So far as I can tell from parsing this solipsistic flapdoodle, John Updike thinks the New Deal should be judged a great success because FDR was politically skillful enough to persuade Updike’s Dad to become a Democrat. ~Ross Douthat

Ross has this right.  In response to Shlaes’ revisionism (in which she basically argues something rather obvious that I learned from the time I was old enough to understand English–namely that FDR made the Depression longer and worse than it had to be through his New Deal policies), Updike tells a story about the human costs of the Depression, which would be all the more compelling for the “governmment-as-human transaction” model Updike is pushing if Hoover had not also helped to deepen and worsen the Depression through his own economic interventionist policies.  Updike’s story is an interesting portrait of how government-exacerbated crises can work, perversely enough, to instill even greater support for the government: the Depression was so miserable that people became grateful for whatever assistance they could get, even though the very programs they were using were working, on a macro level, to perpetuate their misery.  The popular response to national security crises is much the same: rationally, the public should despise the government that allows major terrorist attacks to succeed on native soil, but every time the public rallies around the very government that dramatically failed them out of a mixture of loyalty, patriotism, fear, dependency and, bizarrely, gratitude. 

Shlaes’ counterargument would be, surely, that the very government intervention that Updike’s father found so appealing on a personal level was part of a raft of destructive policies that stifled any chance at economic recovery prior to the both inflationary and expansive pressures of wartime spending.  Whatever else might be said about the flaws of corporations and the real dangers of concentrated economic power, the solution to economic stagnation is not actually to demonise the “malefactors of great wealth” and tax them at exorbitant rates.  The solution to economic weakness is not actually to tighten the money supply by using the Fed as a blunt instrument to batter and crush what recovery had started coming into 1937.  Updike’s argument is, in miniature, everything that is wrong with old-style left-wing economic thinking: it doesn’t matter whether the policy actually works to alleviate poverty or spur economic activity, provided that the government is supposedly trying to do the “right thing” because government is “ultimately a human transaction.”  (As if commercial exchange is any less a “human” transaction than the coercive extraction and redistribution of resources by the state!  Theft is a human transaction, too.)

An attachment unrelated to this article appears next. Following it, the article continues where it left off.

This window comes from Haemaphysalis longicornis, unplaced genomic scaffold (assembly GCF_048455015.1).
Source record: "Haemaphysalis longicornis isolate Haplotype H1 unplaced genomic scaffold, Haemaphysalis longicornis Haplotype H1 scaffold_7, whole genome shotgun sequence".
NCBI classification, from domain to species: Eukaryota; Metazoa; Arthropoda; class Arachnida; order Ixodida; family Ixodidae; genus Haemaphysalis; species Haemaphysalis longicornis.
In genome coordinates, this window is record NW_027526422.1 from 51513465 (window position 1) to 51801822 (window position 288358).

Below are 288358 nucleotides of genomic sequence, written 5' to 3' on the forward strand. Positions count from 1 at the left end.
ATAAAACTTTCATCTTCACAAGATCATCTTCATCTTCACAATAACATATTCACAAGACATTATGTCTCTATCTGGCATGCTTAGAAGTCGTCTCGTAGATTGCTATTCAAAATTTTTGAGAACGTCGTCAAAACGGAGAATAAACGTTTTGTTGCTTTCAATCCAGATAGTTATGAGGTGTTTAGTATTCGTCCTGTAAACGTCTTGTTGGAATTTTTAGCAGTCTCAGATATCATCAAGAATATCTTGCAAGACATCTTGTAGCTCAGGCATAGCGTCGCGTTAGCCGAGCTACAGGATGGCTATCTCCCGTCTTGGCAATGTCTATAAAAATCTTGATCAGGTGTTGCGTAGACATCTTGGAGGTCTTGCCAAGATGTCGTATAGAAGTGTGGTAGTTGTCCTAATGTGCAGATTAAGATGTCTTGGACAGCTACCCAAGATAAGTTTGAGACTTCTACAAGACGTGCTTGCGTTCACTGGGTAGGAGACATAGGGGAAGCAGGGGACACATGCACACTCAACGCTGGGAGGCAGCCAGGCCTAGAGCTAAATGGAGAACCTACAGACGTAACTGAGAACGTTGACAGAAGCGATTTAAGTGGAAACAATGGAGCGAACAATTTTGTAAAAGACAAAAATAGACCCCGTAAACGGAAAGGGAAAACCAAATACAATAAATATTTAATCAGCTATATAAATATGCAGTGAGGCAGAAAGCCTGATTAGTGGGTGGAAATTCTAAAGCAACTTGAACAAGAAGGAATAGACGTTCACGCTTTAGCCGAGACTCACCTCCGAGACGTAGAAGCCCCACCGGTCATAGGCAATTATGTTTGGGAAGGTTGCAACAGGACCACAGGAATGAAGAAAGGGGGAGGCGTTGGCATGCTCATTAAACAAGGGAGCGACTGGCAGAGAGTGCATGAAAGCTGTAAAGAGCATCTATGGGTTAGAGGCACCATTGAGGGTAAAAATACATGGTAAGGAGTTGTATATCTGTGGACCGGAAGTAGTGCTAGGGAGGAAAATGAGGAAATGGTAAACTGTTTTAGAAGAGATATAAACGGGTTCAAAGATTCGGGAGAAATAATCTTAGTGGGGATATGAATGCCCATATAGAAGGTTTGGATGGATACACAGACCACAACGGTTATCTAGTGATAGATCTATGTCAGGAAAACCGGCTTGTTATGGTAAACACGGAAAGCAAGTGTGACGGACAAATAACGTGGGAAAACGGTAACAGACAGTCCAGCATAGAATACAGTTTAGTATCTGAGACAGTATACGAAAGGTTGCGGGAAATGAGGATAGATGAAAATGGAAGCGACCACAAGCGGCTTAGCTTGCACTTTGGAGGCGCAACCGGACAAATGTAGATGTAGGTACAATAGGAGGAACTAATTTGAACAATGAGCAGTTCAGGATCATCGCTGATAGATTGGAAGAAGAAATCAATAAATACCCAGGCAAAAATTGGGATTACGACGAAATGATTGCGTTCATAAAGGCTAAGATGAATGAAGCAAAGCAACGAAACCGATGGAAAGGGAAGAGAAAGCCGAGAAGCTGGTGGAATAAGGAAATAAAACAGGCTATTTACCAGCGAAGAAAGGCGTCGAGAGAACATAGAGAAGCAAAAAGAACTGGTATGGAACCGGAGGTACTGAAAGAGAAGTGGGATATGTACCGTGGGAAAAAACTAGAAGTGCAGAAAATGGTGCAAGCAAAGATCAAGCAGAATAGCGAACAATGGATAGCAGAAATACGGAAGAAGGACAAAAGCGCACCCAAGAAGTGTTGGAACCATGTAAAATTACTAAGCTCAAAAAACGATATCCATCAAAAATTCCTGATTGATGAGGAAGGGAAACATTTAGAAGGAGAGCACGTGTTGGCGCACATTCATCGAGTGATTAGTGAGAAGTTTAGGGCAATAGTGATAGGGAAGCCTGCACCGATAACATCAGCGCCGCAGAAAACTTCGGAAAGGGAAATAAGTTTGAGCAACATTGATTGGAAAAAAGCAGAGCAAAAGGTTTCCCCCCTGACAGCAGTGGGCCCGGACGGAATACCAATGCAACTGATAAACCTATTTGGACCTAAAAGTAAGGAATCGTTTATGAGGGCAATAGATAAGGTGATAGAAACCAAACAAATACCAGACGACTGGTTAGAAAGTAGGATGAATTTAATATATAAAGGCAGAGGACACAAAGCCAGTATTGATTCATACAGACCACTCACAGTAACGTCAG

It would be interesting if sentimental invocations of family history and changed political preferences could trump all other arguments.  If that were the case, I could discredit interventionist foreign policy just by recounting the political conversion of my ancestors from conservative New Jersey Democrats to dedicated Republicans after WWI.  My dad’s family rejected the Democratic Party because of Wilsonian foreign policy, and they deepened in their hostility to the Democracy during the New Deal years.  They despised FDR, their descendants despised FDR and I grew up despising FDR.  So, I come by my opposition to foreign wars and the welfare state honestly.  My great-great grandfather’s brother even wrote a short pamphlet denouncing the New Deal as unconstitutional (which it was).  I think my ancestors were right to reject these things, because I think they were all very bad for the country, but I also think that there are rational arguments to be made against them that go beyond, “My great-grandmother really disliked Roosevelt.”  Of course, those of us who have to fight against conventional historical interpretation of the last century and the established institutions created by now-mythologised Presidents are compelled to make rational arguments, while their defenders can continue to wax poetic about Ol’ Pappy and the soup kitchen.